TOPICS > World

News Wrap: Iraqi Government Attempts to Minimize Protester Turnout

March 4, 2011 at 12:00 AM EDT

HARI SREENIVASAN: There were major new protests today across much of the Middle East, from Egypt to Iraq and the Arabian Peninsula.NewsHour correspondent Kwame Holman has that report.

KWAME HOLMAN: In Baghdad, demonstrators targeted the government of prime minister Nouri al-Maliki for a second straight Friday. But their goal was different from the protests in other Arab states.

ALI KHUDIER, Iraqi (through translator): The aim of the demonstrations is not to topple the government. On the contrary, it is to put pressure on the government to provide basic services to citizens. And this is a right which is included in the Iraqi constitution.

KWAME HOLMAN: Iraq’s government imposed a vehicle ban, trying to limit turnout. And The Washington Post reported Maliki’s security forces have cracked down on activists and independent media in recent days.

To the west, in Jordan, the governing system was challenged in the streets of Amman, with calls to establish a constitutional monarchy that would render King Abdullah a figurehead.

HAMZEH MANSOUR, Secretary General, Islamic Action Front (through translator): Jordanians need reforms. Jordanians have paid an expensive price for the wrong policies.

KWAME HOLMAN: On the Arabian Peninsula, protests continued in Bahrain. And, in Yemen, up to 100,000 people rallied in the capital, Sanaa, against President Ali Abdullah Saleh. He again rejected demands he leave office now, instead of in 2013.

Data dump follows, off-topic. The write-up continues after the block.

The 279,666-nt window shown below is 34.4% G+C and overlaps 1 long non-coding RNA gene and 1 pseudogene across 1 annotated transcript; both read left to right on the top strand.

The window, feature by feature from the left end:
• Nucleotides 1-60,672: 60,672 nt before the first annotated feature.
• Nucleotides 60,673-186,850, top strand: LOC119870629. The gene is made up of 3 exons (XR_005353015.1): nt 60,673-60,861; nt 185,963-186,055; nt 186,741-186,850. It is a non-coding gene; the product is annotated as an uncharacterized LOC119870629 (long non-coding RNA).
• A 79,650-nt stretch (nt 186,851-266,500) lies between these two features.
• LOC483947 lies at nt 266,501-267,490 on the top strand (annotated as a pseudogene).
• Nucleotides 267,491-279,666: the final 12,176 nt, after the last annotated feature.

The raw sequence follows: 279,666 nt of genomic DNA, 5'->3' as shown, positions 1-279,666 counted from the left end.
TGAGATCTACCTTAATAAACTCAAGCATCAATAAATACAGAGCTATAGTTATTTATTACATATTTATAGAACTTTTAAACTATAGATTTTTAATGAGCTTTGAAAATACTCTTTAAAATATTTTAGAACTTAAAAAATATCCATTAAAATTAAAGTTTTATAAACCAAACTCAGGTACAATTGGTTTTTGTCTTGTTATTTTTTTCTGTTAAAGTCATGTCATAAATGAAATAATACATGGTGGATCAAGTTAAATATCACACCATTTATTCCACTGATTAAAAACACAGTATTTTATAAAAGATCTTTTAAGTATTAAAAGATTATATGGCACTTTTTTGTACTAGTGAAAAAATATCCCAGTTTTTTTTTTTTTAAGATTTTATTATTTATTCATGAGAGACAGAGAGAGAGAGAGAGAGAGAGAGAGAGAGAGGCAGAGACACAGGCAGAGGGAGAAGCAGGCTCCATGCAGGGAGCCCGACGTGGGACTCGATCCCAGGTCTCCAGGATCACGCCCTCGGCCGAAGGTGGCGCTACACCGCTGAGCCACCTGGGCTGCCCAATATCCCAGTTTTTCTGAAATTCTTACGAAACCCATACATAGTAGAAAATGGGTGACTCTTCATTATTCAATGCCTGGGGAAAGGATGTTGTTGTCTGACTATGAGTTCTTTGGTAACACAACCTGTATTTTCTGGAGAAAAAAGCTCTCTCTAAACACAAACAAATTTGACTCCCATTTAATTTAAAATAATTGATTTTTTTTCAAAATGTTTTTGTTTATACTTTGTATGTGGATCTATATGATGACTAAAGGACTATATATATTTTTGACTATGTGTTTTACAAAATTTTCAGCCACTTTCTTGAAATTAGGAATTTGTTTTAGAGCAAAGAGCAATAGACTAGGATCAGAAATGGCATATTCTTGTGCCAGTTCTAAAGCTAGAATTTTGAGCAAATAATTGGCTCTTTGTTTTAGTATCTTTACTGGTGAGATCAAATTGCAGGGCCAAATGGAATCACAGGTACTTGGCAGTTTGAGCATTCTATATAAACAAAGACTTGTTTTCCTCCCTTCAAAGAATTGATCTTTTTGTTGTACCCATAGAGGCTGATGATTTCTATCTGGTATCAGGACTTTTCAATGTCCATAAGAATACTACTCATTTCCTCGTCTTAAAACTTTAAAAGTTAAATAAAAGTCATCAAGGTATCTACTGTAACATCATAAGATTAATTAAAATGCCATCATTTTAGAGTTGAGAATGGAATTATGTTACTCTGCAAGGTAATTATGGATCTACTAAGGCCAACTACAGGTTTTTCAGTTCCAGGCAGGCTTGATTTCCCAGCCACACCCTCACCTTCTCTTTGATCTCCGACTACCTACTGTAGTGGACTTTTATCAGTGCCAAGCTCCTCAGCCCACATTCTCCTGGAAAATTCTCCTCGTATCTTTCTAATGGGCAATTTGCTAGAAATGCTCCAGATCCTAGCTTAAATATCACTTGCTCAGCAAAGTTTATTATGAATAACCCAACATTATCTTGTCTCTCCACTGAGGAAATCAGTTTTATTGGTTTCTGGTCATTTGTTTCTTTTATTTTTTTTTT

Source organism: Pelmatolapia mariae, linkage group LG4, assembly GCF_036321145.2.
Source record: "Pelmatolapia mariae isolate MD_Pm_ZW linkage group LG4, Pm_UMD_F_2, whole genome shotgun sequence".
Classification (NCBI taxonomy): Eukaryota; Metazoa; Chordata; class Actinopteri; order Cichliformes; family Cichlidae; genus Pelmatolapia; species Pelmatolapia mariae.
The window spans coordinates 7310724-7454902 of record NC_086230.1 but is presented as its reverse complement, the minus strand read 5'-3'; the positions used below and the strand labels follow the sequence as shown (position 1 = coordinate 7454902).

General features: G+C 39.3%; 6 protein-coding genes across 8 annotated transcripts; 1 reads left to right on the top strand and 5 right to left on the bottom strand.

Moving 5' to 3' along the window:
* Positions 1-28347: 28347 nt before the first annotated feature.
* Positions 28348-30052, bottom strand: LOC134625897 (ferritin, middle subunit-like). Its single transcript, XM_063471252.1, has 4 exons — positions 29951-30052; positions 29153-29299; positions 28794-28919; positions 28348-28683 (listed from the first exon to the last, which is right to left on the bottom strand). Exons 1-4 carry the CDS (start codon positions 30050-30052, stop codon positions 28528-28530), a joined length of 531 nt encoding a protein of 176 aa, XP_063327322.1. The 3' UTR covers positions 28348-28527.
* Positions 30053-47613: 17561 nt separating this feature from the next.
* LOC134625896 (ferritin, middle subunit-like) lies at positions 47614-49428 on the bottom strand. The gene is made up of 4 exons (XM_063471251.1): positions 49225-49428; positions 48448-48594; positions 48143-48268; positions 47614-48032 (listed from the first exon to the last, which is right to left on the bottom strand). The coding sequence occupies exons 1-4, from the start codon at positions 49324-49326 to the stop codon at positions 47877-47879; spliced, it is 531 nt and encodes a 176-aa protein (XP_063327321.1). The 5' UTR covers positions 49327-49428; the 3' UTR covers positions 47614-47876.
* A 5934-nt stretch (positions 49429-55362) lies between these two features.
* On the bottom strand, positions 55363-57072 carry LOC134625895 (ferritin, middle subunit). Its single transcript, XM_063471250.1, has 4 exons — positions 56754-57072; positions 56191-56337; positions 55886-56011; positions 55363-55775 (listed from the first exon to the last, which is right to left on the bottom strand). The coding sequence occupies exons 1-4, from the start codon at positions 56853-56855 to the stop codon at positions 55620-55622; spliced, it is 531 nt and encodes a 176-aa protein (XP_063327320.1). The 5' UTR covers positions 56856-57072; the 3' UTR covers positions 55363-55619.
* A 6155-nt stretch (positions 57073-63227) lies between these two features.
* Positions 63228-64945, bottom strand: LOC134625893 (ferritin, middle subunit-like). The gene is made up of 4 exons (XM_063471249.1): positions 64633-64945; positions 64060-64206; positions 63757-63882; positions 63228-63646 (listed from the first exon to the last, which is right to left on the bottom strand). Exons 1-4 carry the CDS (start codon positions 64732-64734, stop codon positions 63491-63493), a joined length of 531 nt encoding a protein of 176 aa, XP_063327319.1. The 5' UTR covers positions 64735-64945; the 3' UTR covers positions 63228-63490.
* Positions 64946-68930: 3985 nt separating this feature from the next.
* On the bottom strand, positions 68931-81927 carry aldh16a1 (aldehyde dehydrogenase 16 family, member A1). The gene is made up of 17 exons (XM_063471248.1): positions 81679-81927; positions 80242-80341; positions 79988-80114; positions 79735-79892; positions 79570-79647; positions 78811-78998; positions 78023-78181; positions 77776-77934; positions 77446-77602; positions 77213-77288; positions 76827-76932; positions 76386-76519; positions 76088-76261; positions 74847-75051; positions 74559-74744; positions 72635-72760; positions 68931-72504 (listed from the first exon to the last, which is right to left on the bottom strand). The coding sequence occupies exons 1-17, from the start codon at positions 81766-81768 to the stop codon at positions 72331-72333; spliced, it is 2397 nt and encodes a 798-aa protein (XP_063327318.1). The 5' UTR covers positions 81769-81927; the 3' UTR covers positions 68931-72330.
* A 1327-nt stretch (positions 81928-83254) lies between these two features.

Meanwhile, in Egypt, thousands gathered again in Tahrir Square, demanding further change. Essam Sharaf, appointed prime minister yesterday by the military government, visited the square and promised to act on grievances. And a constitutional referendum was announced for March 19.

HARI SREENIVASAN: Several thousand people also protested in Turkey over the arrests of eight journalists. Officials say they were detained as part of a probe into an alleged plot to overthrow the government.

The lone Christian member of Pakistan’s Cabinet was laid to rest today, two days after his murder. Shahbaz Bhatti was assassinated after he opposed executing those who insult Islam. His Roman Catholic funeral took place in a small, largely Christian village. Later, he was buried in a cemetery next to his father. In Islamabad, Prime Minister Yousuf Raza Gilani attended a separate mass. He vowed to find Bhatti’s killers and bring them to justice.

The man accused of trying to kill an Arizona congresswoman has been indicted on 49 new federal counts. Jared Lee Loughner had already pleaded not guilty to charges that he tried to assassinate Congresswoman Gabrielle Giffords and kill two of her aides. She was critically wounded.

Today, Loughner was indicted in the murders of U.S. District Judge John Roll and Gabe Zimmerman, an aide to Giffords. In all, six people were killed and 13 wounded in the January attack.

State employees in Wisconsin braced for layoffs today. Republican Governor Scott Walker planned to issue pink slips to 1,500 workers unless 14 Democrats end their boycott of the state Senate. The boycott has blocked a vote on stripping public workers of most collective bargaining rights.

Last night, protesters were forced to vacate the state capitol, after nearly three weeks. A judge barred them from staying inside after-hours.

A $424 million satellite designed to monitor the Earth’s climate fell into the Pacific Ocean today. It was on a rocket that NASA launched early this morning from Vandenberg Air Force Base in California. But the rocket and satellite plummeted to the sea a few minutes later. The same thing happened to another climate satellite on the same type of rocket two years ago.

Those are some of the day’s major stories.